Many churches now are very event-driven. In addition to weekend services, they have small-group Bible studies, men’s/women’s events, marriage retreats, summer activities for kids, and a variety of other events throughout the year. As you start adding these to the church calendar, the schedule can quickly become crowded and overwhelming.

As you consider adding an event, here are several questions to discuss as your team works to ensure this event is the best choice for your church.

1. If we’ve hosted this event before, how did it go?

Before you decide to include an event you’ve done in prior years, discuss whether it was successful.

Did you achieve your goals? Was the event well-attended and well-received? Did you go over budget?

2. Why do we want to host this event?

Be painfully honest with yourself. Is this an event you want to do because you heard of another church hosting something similar?

That might be OK, but make sure you know why this event is best for your church and community — not someone else’s.

3. Who are we trying to reach?

Do you want to serve a particular demographic within your community? Are you trying to reach people who don’t typically attend church?

The answers will have a significant impact on when you schedule the event, where you host it, and a myriad of other details.

4. Does this event align with our overall mission/vision?

Is this something that would be a great idea in another community or even at another church but doesn’t quite line up with your church’s mission and vision? If so, it’s OK to say this isn’t what’s best for how we feel God has directed us to serve.

5. Does this event align with our culture?

If you decide to hold this event, how do you think your congregation will respond when they initially hear about it? Will it feel like it fits well with the culture of your church or will they be confused by it?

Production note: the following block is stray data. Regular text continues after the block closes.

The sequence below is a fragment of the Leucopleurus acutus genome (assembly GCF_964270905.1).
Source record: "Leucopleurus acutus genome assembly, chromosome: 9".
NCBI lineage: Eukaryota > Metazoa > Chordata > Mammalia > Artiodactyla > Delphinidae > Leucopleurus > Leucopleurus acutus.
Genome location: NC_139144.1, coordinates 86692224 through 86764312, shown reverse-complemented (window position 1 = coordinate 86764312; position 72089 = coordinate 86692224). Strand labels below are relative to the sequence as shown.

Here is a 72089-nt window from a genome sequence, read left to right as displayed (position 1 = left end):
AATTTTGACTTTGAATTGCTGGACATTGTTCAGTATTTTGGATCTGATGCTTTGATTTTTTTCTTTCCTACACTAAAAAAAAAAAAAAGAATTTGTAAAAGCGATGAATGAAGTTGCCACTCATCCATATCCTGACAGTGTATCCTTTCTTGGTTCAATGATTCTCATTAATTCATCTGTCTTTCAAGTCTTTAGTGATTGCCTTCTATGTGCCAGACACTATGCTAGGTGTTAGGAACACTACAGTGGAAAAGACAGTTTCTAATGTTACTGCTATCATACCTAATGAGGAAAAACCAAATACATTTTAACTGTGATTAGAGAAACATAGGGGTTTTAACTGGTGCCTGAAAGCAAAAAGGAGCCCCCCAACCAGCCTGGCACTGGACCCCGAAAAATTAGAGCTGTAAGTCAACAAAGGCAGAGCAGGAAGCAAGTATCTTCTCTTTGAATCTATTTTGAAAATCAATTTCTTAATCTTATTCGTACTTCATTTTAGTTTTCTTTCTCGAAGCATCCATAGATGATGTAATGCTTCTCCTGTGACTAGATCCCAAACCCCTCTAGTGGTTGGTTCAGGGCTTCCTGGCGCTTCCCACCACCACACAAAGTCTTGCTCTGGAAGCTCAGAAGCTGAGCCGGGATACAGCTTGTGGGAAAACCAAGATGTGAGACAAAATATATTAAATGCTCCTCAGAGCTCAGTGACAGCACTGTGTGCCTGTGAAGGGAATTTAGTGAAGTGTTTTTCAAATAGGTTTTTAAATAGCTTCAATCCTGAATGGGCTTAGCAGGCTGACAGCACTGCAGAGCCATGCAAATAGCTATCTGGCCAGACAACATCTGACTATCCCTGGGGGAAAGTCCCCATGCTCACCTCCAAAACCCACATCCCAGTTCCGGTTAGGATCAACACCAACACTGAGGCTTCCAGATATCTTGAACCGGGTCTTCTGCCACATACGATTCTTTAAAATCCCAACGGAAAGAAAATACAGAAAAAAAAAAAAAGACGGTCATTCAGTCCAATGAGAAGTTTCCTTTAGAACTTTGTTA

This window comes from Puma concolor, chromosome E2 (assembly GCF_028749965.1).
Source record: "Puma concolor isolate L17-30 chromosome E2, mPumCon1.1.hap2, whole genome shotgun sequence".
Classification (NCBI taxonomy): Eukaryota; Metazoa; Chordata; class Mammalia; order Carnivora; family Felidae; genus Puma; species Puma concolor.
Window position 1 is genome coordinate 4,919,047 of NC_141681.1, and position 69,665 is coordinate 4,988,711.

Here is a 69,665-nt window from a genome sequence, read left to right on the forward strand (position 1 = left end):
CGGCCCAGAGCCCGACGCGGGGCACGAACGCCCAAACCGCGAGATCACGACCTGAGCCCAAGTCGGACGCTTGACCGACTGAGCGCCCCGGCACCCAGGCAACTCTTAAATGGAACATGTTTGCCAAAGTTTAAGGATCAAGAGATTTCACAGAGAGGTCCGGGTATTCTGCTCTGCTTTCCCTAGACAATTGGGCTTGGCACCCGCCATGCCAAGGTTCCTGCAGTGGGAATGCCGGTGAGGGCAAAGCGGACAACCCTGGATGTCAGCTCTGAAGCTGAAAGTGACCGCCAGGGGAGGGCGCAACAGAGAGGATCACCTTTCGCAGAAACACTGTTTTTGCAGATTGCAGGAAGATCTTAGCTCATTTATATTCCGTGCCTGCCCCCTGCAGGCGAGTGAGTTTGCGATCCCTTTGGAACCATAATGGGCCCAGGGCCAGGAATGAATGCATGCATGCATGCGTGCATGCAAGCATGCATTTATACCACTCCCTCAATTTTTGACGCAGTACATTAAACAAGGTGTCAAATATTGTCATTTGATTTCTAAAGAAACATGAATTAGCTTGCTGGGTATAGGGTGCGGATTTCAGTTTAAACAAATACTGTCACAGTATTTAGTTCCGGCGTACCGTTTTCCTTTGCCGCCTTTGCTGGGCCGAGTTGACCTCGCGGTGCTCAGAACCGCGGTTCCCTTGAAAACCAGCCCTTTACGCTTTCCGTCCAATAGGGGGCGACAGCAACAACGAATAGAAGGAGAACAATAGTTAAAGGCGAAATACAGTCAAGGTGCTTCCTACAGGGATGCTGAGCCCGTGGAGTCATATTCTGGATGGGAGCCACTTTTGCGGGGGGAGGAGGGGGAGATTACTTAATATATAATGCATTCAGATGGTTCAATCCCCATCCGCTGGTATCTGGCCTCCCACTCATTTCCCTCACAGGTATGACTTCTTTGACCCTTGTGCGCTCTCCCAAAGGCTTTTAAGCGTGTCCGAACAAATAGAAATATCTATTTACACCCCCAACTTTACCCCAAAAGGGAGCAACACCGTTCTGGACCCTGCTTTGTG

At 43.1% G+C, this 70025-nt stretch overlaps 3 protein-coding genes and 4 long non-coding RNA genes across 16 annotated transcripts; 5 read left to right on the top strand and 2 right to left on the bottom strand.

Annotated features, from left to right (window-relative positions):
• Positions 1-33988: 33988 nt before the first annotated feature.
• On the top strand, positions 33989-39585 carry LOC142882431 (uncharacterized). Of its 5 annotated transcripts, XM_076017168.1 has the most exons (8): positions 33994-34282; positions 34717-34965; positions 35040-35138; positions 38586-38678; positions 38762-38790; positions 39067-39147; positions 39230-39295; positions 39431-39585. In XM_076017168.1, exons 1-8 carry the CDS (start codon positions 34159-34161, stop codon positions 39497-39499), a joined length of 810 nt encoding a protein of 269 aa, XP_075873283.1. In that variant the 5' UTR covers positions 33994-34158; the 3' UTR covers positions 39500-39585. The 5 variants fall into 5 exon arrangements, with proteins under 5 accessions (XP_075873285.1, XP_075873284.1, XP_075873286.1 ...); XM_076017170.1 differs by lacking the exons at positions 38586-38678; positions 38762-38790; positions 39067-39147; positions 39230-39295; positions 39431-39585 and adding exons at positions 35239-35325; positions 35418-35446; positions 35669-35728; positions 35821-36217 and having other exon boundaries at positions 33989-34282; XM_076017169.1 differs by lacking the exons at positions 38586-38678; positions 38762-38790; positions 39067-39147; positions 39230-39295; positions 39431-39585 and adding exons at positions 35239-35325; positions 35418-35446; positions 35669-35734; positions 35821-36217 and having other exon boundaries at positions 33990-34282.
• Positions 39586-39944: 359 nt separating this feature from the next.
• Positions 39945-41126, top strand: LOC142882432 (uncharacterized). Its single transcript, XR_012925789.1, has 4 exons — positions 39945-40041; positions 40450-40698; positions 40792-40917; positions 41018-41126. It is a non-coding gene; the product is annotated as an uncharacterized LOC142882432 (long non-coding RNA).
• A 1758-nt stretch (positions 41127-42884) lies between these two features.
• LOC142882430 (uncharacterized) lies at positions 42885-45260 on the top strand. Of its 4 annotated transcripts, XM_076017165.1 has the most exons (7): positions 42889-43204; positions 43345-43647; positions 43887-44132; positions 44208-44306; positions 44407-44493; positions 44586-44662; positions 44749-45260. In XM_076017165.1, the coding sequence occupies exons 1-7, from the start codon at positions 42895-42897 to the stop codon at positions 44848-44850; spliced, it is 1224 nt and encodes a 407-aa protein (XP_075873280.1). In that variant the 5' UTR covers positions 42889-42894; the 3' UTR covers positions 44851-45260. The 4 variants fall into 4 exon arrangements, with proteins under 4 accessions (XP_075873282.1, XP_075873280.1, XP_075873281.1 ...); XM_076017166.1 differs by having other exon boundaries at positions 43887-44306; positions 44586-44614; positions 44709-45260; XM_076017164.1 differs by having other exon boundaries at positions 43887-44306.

6. Is this event insider-focused? If so, why?

Consider whether you can change the event so it will reach people whether they're members of your congregation or not. We want to help those in our churches mature in their faith while still reaching into the community to serve people who don't have a church home.

7. What else do we have on the calendar within 6-8 weeks of when we want to host this event?

Events require staff members to perform work in addition to their weekly service responsibilities. Consider whether you’re adding too much to the schedule with the addition of this event.

Do you have any other big events or efforts in that timeframe that will require a significant amount of staff time and energy?

8. Do you have the financial capacity for this event?

Hosting an event can also involve a sizable financial investment. If you don’t already have money in the budget set aside, you may need to develop a plan to raise the necessary funds.

9. If we plan on hosting this event at our church campus, do we have any constraints from a facility perspective?

If you’ve had a major roof replacement project or other maintenance work on the calendar for a while, that could prevent you from hosting this event during that timeframe. Do you have maintenance planned or repairs needed that would conflict with this event?

10. Do we have the volunteer base to make this event happen? If not, do we have a plan for changing that situation?

You’ll need volunteers to handle greeting, setup/teardown, child care, music, audio/visual, and many other tasks.

If you have several events in a short timeframe, you’ll wear out your volunteers (or they won’t be available to serve at each one due to their scheduling constraints). Consider the volunteer workload and determine whether it makes sense to include this event and if so, when.

Hosting events can be an incredible ministry tool. From serving your community to making disciples, you can use events to draw people closer to Christ.

As you consider what to put on the church calendar, use these questions to aid your decision-making process.